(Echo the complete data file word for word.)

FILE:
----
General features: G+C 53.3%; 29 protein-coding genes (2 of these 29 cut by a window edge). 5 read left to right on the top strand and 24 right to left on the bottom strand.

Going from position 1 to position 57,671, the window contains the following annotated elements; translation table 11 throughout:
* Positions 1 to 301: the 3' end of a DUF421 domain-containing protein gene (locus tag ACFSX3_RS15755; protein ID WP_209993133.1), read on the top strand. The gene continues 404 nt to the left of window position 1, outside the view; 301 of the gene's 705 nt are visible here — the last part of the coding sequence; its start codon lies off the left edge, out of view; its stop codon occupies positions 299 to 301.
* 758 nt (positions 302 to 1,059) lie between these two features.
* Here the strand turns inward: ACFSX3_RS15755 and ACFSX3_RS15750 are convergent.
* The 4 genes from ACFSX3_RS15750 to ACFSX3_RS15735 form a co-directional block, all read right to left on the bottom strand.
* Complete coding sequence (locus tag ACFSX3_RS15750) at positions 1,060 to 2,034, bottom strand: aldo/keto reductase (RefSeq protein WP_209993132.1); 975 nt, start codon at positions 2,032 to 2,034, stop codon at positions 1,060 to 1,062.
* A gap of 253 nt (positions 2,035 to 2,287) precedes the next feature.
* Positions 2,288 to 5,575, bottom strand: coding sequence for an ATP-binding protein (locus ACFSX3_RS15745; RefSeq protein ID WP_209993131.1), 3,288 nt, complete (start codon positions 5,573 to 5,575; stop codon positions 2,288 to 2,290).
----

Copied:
General features: G+C 53.3%; 29 protein-coding genes (2 of these 29 cut by a window edge). 5 read left to right on the top strand and 24 right to left on the bottom strand.

Going from position 1 to position 57,671, the window contains the following annotated elements; translation table 11 throughout:
* Positions 1 to 301: the 3' end of a DUF421 domain-containing protein gene (locus tag ACFSX3_RS15755; protein ID WP_209993133.1), read on the top strand. The gene continues 404 nt to the left of window position 1, outside the view; 301 of the gene's 705 nt are visible here — the last part of the coding sequence; its start codon lies off the left edge, out of view; its stop codon occupies positions 299 to 301.
* 758 nt (positions 302 to 1,059) lie between these two features.
* Here the strand turns inward: ACFSX3_RS15755 and ACFSX3_RS15750 are convergent.
* The 4 genes from ACFSX3_RS15750 to ACFSX3_RS15735 form a co-directional block, all read right to left on the bottom strand.
* Complete coding sequence (locus tag ACFSX3_RS15750) at positions 1,060 to 2,034, bottom strand: aldo/keto reductase (RefSeq protein WP_209993132.1); 975 nt, start codon at positions 2,032 to 2,034, stop codon at positions 1,060 to 1,062.
* A gap of 253 nt (positions 2,035 to 2,287) precedes the next feature.
* Positions 2,288 to 5,575, bottom strand: coding sequence for an ATP-binding protein (locus ACFSX3_RS15745; RefSeq protein ID WP_209993131.1), 3,288 nt, complete (start codon positions 5,573 to 5,575; stop codon positions 2,288 to 2,290).